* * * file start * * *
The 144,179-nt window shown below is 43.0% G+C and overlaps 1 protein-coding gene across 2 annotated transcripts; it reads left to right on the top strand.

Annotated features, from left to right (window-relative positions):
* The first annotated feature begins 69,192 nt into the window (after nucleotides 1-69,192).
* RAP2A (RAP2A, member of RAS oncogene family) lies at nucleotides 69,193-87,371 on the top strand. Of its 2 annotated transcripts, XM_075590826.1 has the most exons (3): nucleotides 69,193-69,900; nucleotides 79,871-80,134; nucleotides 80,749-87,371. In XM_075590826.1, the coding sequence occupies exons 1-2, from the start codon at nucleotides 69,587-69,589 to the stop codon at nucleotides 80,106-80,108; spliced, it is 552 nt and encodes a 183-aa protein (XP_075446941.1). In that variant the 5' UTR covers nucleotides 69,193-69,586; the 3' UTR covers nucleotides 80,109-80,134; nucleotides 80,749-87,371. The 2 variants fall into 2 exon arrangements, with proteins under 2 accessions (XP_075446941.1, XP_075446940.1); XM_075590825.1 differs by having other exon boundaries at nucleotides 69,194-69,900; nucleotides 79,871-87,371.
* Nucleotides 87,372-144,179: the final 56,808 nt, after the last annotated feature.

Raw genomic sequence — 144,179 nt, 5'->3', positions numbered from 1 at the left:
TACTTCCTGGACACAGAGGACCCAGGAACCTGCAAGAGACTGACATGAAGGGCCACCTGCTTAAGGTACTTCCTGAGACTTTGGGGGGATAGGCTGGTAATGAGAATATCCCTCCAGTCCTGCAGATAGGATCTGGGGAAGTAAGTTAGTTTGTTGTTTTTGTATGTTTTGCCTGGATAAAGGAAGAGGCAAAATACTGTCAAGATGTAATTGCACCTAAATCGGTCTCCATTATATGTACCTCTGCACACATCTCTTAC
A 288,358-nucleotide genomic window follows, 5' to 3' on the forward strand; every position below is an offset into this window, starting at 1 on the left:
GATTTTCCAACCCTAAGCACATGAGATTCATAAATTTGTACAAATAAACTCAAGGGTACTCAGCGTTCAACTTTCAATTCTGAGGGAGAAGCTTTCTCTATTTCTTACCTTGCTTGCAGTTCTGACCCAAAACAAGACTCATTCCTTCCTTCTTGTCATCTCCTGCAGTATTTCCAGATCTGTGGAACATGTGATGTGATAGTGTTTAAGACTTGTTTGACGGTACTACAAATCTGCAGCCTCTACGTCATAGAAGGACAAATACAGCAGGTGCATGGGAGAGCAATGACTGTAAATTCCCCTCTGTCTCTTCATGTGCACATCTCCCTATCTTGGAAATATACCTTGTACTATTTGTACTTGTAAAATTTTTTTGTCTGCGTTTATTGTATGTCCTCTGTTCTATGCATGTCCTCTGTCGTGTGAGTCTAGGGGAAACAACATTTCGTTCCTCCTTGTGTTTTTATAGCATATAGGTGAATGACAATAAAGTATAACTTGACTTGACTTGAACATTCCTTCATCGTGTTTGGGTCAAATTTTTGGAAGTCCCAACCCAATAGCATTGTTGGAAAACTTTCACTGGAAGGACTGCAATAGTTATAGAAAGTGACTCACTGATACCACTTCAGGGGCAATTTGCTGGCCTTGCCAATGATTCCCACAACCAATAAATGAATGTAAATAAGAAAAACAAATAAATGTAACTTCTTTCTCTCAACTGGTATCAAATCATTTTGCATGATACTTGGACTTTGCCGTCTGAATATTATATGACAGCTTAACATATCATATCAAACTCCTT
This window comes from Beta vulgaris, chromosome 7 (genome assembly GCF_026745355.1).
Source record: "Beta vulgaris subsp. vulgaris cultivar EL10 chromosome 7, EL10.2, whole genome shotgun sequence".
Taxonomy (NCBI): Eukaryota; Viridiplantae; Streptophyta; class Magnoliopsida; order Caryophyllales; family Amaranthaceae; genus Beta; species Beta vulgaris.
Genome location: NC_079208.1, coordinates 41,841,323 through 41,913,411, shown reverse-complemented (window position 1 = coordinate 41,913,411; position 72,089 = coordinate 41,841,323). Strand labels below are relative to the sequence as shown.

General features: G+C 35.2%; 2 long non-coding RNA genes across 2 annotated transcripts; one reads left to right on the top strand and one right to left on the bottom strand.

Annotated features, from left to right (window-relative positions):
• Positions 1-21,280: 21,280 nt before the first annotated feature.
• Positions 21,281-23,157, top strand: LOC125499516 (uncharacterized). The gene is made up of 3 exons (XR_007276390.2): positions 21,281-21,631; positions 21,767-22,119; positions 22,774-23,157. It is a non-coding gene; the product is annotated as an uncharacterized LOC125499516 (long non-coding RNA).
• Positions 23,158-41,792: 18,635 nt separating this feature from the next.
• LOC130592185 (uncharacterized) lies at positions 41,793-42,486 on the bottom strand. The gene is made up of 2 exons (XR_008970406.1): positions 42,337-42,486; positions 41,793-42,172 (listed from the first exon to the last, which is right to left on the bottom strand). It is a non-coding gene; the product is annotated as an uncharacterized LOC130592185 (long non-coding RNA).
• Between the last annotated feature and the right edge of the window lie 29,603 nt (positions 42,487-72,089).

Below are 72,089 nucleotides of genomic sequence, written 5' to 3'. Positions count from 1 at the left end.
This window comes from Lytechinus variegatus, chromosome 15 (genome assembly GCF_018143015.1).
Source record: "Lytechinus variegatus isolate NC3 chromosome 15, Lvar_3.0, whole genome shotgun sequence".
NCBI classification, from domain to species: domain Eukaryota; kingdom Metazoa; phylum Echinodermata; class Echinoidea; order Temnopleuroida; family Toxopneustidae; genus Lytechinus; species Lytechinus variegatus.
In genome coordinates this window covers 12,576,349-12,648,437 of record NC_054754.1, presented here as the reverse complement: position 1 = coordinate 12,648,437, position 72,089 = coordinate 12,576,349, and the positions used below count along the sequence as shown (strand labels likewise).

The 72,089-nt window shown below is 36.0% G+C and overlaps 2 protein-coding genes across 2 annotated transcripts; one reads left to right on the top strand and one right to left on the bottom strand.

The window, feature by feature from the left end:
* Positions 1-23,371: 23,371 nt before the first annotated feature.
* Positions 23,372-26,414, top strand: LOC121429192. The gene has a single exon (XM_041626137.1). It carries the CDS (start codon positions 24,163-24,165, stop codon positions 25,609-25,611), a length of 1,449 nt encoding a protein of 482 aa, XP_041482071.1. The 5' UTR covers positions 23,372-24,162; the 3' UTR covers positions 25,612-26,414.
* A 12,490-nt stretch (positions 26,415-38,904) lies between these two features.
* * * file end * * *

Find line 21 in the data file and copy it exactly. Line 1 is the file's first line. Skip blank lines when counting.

Below are 72,089 nucleotides of genomic sequence, written 5' to 3'. Positions count from 1 at the left end.